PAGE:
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Microsoft Teams got 12 million new daily users in the last seven days, according to a report Microsoft released earlier today. The cloud-based communication and collaboration tool is now powering over 44 million remote workers and learners per day.
Microsoft Teams celebrates its third anniversary this week.
COVID-19 drives an unprecedented surge in Teams usage
The world is now turning to digital workspaces and video conferencing platforms like Teams to enable the continuity of business operations and learning in the wake of the coronavirus pandemic.
Microsoft is itself leading by example, allowing tens of thousands of its employees to work from home. They are using Teams to communicate and collaborate on workplace matters.
Already, we are seeing how solutions that enable remote work and learning across chat, video, and file collaboration have become central to the way we work. We have seen an unprecedented spike in Teams usage, and now have more than 44 million daily users.
Some schools have already closed in different parts of the world due to the COVID-19 threat. No wonder a proportion of the 12 million new Teams users comprise students and institutions of higher learning.
For example, the University of Bologna, Italy, moved 90% of courses to the cloud-hosted communication tool.
Fortune 100 companies are using Teams
It is quite an achievement for Microsoft Teams to earn the recognition of several of the largest and most successful corporations in the U.S. The Redmond tech giant said that 93 Fortune 100 companies are using the Office 365-powered product.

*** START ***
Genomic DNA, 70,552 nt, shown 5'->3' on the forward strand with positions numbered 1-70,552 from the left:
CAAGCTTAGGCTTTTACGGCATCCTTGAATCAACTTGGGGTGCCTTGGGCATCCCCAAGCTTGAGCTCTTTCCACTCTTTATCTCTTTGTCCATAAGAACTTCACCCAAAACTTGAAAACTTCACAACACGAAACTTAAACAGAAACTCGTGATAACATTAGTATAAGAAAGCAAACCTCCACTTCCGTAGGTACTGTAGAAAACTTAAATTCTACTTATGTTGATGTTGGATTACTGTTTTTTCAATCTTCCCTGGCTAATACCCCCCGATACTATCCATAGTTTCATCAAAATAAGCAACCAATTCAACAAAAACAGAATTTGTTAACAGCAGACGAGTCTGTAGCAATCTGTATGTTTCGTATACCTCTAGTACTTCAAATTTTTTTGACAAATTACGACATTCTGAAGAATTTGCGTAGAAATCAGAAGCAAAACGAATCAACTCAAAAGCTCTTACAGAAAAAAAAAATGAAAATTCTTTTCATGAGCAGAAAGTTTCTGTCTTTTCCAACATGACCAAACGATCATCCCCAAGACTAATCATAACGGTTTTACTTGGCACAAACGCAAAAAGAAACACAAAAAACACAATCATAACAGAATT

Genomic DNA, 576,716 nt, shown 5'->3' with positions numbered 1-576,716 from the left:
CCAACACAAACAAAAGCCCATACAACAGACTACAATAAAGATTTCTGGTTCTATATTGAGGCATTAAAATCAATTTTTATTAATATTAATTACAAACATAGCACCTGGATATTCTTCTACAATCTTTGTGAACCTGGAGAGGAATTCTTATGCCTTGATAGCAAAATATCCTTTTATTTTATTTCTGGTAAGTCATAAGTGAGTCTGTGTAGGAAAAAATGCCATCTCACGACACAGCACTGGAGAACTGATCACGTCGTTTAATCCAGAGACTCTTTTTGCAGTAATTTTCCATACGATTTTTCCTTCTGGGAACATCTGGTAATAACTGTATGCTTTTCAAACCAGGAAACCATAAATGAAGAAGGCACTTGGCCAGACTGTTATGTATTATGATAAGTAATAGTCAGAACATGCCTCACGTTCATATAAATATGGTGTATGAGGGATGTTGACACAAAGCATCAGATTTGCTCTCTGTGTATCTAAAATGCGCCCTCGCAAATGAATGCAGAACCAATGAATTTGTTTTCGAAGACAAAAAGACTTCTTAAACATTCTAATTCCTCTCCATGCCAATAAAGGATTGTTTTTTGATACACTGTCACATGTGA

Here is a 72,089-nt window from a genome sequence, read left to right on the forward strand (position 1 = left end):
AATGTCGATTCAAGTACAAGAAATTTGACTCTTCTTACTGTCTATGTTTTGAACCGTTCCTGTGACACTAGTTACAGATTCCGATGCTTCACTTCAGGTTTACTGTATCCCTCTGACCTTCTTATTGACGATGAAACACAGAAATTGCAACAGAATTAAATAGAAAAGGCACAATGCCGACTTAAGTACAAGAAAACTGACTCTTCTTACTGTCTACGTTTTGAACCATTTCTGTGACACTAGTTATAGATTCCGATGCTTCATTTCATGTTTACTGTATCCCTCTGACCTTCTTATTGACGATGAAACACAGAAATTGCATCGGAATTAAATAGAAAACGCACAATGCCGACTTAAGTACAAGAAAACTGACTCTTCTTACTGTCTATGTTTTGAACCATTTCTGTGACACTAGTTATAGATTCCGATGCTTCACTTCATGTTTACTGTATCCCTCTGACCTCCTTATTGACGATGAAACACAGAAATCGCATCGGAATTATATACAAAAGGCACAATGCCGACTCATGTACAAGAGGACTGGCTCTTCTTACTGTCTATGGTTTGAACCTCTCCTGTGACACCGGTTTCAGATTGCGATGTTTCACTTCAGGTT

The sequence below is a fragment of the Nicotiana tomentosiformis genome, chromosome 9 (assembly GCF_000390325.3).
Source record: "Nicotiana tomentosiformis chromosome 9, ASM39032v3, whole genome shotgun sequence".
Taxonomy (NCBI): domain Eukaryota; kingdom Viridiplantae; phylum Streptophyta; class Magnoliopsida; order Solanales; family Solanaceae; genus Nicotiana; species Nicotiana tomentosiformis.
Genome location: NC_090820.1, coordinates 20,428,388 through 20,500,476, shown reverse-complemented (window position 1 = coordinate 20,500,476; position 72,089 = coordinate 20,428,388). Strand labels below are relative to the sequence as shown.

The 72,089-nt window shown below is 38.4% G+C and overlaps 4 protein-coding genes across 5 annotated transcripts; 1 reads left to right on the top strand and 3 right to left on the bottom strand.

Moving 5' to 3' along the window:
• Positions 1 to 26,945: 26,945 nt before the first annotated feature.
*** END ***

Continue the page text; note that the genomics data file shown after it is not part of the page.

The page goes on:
Part of the platform’s growth can also be attributed to its extensive reach, worldwide. It is available in 181 markets, and it supports 53 different languages.
Will Teams deliver on expectations?
With over 44 million daily users, Teams is probably the leading digital workspace tool by now. Before COVID-19, organizations used the platform for purposes like optimizing productivity and convenience.
But today, businesses are leveraging Teams as a necessity—a matter of survival. Companies want their operations to continue, and their employees want to stay safe.
So, can remote working with chat, video conferencing, and file-sharing tools work when it is the only option? Hopefully, the technology will meet user expectations in areas like latency, service availability, and data security.
Scalability is also critical to the reliability of Teams at times like this. Consider the case of an unexpected nationwide lockdown. Would all affected organizations manage to deploy Teams to hundreds of thousands of remote workers quickly?
The world will find out soon enough.